Q&A with Women’s Fiction author Amy E. Reichert

Reichert AmyAmy E. Reichert loves to write stories that end well with characters you’d invite to dinner. A wife, mom, amateur chef, Fix-It Mistress, and cider enthusiast, she earned her MA in English Literature, spent eight years in the technical writing mines, and currently serves on her local library’s board of directors. Her debut,The Coincidence of Coconut Cake (Gallery, 2015), was called “clever, creative, and sweetly delicious” by Kirkus Reviews. Her second book, Luck, Love & Lemon Pie, will follow on July 12, 2016.

Amy and Karma Brown are co-teaching the Part I intensive session Women’s Fiction, Deconstructed. [NOTE: openings still available!]

In this session we’ll discuss the genre’s definition and scope, common (and often overused) tropes, and what makes Women’s Fiction such a vital part of the publishing landscape. The workshop will explore different writing styles seen in Women’s Fiction, tips for your own writing, and ideas for helping your story stand out -including characterization, pacing, and conflict. Pre-Work: Before the day of the intensive, please read FOREVER, INTERRUPTED and MAYBE IN ANOTHER LIFE by Taylor Jenkins Reid so everyone is familiar with and able to discuss the same examples. For those with complete story ideas, you’re welcome to submit a 2 page, single-spaced synopsis to Karma and Amy, along with your first 250 words by July 1 (midwestwriters@yahoo.com/subject line: Women’s Fiction Intensive). All submitted synopses and writing samples will be given feedback, and a few will be discussed in class.

MWW committee member Cathy Shouse recently interviewed Amy about what her MWW session attendees can expect, and so much more.

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MWW: Your debut novel, The Coincidence of Coconut Cake received sparkling reviews, including Booklist saying that “Well-developed secondary characters and detailed descriptions of the Milwaukee food scene will leave readers hungry for more.” Your second book, Luck, Love and Lemon Pie, and will come out on July 12. Kirkus Reviews wrote: “An enjoyable and thought-provoking exploration of a modern day marriage in midlife crisis.”
Tell us what it feels like to see those kinds of reviews. And given that you’re from Milwaukee and a food lover, will your intensive at MWW include ways for writers to incorporate their own interests in their books? What should attendees to your class expect? Lecture? Writing exercises?

AER: When I see reviews like that I feel relief that the themes I was trying to explore came through successfully on the page, at least to one person. And the intensive I’m teaching with the lovely Karma Brown will absolutely touch on incorporating personal passions into the story. Participants should expect to leave with a better understanding of Women’s Fiction, its place in the publishing world, and how to use that knowledge to improve their own storytelling. At this point, it will be mostly discussion and lecture, with the emphasis on discussion.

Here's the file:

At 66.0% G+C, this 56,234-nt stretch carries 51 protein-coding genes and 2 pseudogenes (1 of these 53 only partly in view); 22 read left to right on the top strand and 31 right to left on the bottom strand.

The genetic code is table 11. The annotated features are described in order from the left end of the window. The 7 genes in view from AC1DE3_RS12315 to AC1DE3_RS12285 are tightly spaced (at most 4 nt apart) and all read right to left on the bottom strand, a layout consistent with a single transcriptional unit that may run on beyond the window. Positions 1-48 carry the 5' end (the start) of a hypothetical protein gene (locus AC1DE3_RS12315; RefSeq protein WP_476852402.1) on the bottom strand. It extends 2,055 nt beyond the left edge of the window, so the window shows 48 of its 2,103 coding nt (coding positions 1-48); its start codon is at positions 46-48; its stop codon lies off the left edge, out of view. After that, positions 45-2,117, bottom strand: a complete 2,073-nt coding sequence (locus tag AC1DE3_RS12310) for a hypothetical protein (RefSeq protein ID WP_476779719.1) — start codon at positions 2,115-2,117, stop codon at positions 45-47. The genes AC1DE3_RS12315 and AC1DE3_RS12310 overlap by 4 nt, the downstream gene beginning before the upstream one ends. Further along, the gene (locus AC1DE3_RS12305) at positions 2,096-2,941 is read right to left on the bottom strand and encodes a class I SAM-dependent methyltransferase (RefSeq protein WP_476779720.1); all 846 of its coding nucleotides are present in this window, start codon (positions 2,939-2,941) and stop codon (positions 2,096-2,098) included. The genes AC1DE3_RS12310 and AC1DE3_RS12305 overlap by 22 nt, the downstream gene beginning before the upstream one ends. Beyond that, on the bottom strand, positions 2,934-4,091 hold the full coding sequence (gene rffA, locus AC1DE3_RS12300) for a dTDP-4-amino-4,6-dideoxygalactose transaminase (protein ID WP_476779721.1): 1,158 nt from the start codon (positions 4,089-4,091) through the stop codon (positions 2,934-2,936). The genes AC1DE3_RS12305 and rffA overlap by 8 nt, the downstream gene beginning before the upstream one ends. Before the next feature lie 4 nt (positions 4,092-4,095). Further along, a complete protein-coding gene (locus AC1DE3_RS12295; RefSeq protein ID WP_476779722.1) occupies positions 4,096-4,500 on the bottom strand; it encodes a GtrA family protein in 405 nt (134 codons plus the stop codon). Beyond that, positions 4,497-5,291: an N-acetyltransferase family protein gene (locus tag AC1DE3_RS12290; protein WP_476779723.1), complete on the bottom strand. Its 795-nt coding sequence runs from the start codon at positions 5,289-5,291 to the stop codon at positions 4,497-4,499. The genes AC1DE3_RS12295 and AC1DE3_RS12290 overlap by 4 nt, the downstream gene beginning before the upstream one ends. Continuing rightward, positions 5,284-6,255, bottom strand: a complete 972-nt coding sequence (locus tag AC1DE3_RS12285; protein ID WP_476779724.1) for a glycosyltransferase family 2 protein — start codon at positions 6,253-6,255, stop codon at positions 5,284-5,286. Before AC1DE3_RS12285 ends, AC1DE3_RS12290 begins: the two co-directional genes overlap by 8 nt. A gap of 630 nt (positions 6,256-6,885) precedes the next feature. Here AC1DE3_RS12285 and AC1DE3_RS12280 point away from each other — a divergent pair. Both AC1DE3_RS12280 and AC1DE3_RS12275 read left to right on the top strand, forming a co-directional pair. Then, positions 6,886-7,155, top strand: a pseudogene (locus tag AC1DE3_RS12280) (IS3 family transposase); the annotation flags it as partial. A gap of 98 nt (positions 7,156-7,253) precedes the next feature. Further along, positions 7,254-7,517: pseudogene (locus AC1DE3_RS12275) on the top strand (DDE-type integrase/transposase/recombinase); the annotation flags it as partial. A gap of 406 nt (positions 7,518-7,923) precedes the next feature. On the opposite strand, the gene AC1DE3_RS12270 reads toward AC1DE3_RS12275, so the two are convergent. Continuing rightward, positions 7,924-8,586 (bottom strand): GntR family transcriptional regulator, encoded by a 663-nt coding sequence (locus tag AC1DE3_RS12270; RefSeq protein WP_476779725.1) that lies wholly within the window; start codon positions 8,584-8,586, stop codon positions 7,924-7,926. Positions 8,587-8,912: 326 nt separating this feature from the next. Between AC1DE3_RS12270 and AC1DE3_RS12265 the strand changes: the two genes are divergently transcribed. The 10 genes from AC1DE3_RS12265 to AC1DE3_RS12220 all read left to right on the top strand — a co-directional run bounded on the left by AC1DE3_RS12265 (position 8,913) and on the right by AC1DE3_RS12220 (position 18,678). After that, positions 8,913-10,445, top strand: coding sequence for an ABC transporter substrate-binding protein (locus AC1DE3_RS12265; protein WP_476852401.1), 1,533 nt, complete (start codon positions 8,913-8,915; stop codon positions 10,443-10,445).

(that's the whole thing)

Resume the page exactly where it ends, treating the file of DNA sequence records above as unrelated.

MWW: Please provide a thumbnail sketch of your road to publication. Next, if MWW was a part of your journey to getting published, what ways did the conference help you?

AER: The quick version of my path was write CAKE, revise it, query, get rejections, meet writing friends, learn about writing and everything I was doing wrong, revise, query, get more rejections, learn more about writing and repeat for 14 months until I finally had a presentable draft and signed with my amazing agent (who will also be at MWW), Rachel Ekstrom. She found me in her slush pile. I revised again, then we took CAKE on submission for about ten months when my fantastic editor, Kate Dresser at Gallery, snapped it up. While I didn’t meet my agent or editor at MWW, I did meet most of my close writing friends. Without their knowledge and support, I wouldn’t be where I am. MWW is great for soaking up knowledge, but meeting other writers and sharing experiences is almost more valuable. I look forward to this event every year!

MWW:  What is the best piece of advice or three you’ve ever been given about writing or a writing career?

AER: 1. First drafts suck. Accept it, then finish it so you can start making it better.  2. Don’t read reviews! When you’re immersed in the publishing world, everyone you know reads and leaves reviews, but the vast majority of readers don’t. And you can’t change a bad review, so why torment yourself. That being said, I will occasionally fall down this rabbit hole.  3. The publishing world is a small one. Professionalism, honesty, and kindness will serve you very well.

MWW: In conclusion, what are your responses to the following quiz?
MAC or PC?

My Macbook is my life.

Pantser or plotter, (meaning do you just start writing or do you plan/outline)? (For fiction)

Plotter. The more I know about where my story is headed, the more layers I can incorporate in a first draft.

Scrivener (or fancy fill-in-the-blank software) or Word?

Scrivener, though I will switch to Word once my editor and I move into copy edits because we need to keep track of the changes.

Early bird or night owl?
Night owl. Mornings are loathsome and horrible, only made better by the existence of coffee (and I’m so excited there will be a Starbucks at MWW this year). I also do my best writing between 9 pm and 1 am when everything is quiet.
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